This man in the red dress had nothing good to offer.

The man stopped short of being anywhere in the circumference of the machete’s swing.

“I have information to help you live a healthy and long life” the man continued.

This verbal opening apparently caught Jesus’ interest. He lowered the machete to his side, but, kept a strong grip on it as his mind echoed “Just in case.”

“What is it you have for me?” asked Jesus.

The man took a can of food from beneath his dress and offered it to Jesus. Jesus held up his hand in the standard refusal of Extremeduran pride. The man put the can on the ground and backed up a few paces.

“Please”, the man said. “Take it and read the bottom.”

Jesus could not read and was deeply embarrassed. His ancestral pride and anger took control of him. He struck the can forcefully with the cutting edge of his machete. The can flew open and splattered both him and the man in the dress.

Immediately following the splatter the stench arrived. Both Jesus and the man swept their hands over their own faces, clothes and whatever bare skin was exposed. The rotten food had escaped its tin lamp much like the genie who had escaped his confinement of centuries.

Jesus, upon recovering from this unwarranted invasion of a man in a pretty dress who had been bearing spoiled gifts, raised his machete and took a stance in preparation for charging.

“NO – NO” cried out the man. “Please I have not given you the information yet.”

Jesus stood his ground as the man attempted to explain. “The can, look at the bottom of the can. See the numbers?”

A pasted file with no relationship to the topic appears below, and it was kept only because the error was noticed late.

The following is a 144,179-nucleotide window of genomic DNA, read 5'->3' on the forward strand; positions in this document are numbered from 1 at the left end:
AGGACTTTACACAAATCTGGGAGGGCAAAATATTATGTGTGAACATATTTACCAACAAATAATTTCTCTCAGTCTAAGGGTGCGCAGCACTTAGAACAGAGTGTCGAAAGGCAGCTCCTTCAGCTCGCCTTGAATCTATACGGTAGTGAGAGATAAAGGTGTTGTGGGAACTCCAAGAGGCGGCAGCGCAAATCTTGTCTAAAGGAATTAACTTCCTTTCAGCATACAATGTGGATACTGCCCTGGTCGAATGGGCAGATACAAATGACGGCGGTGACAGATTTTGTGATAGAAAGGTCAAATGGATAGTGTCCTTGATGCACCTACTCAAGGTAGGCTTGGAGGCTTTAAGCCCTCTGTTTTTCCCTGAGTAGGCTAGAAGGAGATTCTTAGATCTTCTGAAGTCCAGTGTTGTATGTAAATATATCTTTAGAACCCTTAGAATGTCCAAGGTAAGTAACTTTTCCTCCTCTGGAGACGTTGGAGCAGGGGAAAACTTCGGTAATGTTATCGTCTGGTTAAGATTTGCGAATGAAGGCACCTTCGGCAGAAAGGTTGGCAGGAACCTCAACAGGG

Jesus may as well have attempted to understand the numbering system of the planet “T7”. The man knew beforehand that Jesus could neither read, write, or do arithmetic. The man in the pretty dress had a plan; and it was working better than he could have hoped for.

As happens (in legends similar to this) word had travelled from mouth to mouth between the people of the Lagazpi mounds. This word was simply how clever, bright and independent this Jesus was. No one ever told Jesus himself though. Not even Senior Santiago who understood how intelligent Jesus must have been. Their reverence for his intellegence, their recognition of his Extremaduran temper (and their fear of his machete) placed a wall between Jesus and the others. They would comment upon his major ability; to find enough good food to eat without poisoning himself.

And they would comment upon his abilities to control others whether older or bigger than himself. They would comment on his bright eyes and wondered what would be found inside that head.

The words and wonder about Jesus finally escaped the mound via the holy people dressed in black and white (and Senior Santiago dressed in filthy clothes). The words and wonder about Jesus finally escaped the holy people (dressed in black and white) and reached the diocese. Words turned to action and the holy people (dressed in black and white and red) decided to draw Jesus into their circle.

And so the plan was worked out and on this particular day was apparently working quite well. Jesus’ well known pride would be wounded (just enough) so that he would deeply wish he could read. Then the holy people could teach him to. And then to write. Following that he could join their circle and their souls would be saved.

Ah! The sacrament of conversion. It not only saves the soul of the converted but also saves (and salves) the convertor.

Jesus was shown that if he could have read the can he would have known that the food contained therein would likely have poisoned him. He was brought to the local church for his first lessons; once per week. He was brought to the diocese for additional lessons; once per month. He was fed, therefore, once per week (rice and beans) and once per month (tenderloin and petite peas).